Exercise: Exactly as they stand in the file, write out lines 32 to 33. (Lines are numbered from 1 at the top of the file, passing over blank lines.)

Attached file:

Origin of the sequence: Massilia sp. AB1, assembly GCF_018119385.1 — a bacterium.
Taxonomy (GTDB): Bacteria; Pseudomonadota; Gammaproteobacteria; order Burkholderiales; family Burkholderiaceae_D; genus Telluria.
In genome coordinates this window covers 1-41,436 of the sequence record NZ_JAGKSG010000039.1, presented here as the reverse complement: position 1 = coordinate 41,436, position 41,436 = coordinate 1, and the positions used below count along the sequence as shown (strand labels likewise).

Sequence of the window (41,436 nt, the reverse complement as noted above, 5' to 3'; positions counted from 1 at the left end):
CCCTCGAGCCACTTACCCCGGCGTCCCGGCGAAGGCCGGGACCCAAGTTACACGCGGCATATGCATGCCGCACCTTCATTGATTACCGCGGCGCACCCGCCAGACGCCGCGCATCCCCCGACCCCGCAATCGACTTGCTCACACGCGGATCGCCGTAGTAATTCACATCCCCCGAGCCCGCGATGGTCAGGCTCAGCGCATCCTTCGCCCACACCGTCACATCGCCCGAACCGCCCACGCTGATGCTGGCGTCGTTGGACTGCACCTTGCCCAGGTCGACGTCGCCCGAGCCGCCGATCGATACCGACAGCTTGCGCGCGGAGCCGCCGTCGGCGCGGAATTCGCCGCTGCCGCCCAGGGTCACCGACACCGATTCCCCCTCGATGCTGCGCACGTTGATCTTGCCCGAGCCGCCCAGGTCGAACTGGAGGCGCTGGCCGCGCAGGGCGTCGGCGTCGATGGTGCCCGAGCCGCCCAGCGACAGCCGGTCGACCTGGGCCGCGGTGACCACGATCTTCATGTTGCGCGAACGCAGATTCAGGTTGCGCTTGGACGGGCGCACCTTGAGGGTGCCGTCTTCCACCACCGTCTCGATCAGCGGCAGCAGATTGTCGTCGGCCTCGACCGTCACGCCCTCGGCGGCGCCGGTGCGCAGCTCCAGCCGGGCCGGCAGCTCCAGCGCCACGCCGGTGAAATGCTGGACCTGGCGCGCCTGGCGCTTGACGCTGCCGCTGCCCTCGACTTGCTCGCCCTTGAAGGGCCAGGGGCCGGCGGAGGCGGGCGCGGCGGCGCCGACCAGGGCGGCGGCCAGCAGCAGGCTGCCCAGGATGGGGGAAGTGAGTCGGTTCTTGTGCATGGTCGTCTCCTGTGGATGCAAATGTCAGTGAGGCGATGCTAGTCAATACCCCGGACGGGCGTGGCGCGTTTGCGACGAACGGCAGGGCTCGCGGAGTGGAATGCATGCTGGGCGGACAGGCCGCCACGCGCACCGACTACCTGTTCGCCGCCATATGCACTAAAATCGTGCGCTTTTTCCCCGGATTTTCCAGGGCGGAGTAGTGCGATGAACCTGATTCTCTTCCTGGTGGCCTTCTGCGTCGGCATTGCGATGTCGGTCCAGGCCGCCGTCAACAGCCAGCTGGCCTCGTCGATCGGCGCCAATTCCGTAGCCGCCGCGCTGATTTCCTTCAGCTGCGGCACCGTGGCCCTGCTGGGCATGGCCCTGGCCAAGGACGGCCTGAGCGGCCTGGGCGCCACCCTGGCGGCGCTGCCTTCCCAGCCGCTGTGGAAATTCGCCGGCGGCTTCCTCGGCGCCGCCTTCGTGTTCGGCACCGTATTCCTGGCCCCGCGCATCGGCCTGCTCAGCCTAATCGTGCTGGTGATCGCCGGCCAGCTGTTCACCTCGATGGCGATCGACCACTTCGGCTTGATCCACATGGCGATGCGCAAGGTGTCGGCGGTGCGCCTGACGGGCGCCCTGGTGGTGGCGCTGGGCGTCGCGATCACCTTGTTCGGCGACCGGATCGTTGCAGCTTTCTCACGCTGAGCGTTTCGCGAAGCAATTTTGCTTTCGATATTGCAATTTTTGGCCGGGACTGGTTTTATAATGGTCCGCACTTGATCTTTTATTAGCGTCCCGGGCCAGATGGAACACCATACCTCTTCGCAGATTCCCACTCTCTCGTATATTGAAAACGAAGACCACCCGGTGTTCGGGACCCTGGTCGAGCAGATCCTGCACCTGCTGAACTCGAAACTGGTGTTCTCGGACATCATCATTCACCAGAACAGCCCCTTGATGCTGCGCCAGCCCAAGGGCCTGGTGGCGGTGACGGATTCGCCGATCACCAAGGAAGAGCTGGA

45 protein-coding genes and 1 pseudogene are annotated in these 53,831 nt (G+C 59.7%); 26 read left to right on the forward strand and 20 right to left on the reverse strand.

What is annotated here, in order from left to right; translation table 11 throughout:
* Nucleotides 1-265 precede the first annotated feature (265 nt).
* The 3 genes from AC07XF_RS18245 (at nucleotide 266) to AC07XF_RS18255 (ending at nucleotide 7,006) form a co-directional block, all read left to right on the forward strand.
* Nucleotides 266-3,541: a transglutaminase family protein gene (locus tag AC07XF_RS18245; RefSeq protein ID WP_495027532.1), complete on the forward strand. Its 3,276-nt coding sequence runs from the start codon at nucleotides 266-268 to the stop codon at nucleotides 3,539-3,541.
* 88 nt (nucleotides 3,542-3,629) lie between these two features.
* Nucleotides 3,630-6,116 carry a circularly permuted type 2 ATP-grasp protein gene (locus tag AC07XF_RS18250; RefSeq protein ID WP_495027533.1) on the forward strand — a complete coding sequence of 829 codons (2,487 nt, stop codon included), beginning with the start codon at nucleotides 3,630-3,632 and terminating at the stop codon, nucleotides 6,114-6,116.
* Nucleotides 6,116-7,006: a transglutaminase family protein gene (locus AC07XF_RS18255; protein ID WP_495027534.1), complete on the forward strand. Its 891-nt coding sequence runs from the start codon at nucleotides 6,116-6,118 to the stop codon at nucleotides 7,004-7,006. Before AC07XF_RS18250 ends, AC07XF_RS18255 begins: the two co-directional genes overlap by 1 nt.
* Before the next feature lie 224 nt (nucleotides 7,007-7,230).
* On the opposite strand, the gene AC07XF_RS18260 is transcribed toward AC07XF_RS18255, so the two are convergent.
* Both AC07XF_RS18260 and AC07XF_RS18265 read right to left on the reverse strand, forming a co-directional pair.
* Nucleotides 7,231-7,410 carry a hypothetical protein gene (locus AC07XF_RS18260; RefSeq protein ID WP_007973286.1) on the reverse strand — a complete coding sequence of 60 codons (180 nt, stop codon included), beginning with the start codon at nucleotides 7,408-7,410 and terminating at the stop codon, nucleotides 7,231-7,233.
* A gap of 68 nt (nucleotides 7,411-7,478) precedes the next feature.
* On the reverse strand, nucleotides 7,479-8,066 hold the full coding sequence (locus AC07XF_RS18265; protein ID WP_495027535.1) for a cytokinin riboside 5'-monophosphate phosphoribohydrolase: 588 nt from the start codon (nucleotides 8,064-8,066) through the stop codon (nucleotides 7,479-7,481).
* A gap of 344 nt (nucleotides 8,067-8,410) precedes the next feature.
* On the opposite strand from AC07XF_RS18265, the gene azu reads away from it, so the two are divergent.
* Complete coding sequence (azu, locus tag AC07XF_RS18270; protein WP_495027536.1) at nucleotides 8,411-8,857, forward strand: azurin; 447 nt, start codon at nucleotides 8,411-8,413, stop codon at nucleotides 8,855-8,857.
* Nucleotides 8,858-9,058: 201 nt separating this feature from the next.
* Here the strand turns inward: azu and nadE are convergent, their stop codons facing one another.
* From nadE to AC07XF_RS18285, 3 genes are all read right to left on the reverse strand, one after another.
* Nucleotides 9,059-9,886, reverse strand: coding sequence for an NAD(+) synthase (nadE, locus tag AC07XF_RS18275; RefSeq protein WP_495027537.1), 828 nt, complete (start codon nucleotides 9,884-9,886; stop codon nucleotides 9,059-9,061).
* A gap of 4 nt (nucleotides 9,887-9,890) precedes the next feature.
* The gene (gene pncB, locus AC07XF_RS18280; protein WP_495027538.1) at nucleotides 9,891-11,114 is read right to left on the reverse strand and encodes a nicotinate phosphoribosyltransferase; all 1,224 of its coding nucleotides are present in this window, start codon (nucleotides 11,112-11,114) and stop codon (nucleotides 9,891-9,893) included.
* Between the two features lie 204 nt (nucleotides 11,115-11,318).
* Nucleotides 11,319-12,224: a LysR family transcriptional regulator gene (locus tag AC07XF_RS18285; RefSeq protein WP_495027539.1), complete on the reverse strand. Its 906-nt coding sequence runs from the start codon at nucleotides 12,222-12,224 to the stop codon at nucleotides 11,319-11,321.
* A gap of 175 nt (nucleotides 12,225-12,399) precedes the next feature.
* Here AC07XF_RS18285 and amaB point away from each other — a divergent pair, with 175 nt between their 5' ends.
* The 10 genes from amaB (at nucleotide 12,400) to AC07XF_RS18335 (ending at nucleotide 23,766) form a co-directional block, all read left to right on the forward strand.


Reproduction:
* Here AC07XF_RS18285 and amaB point away from each other — a divergent pair, with 175 nt between their 5' ends.
* The 10 genes from amaB (at nucleotide 12,400) to AC07XF_RS18335 (ending at nucleotide 23,766) form a co-directional block, all read left to right on the forward strand.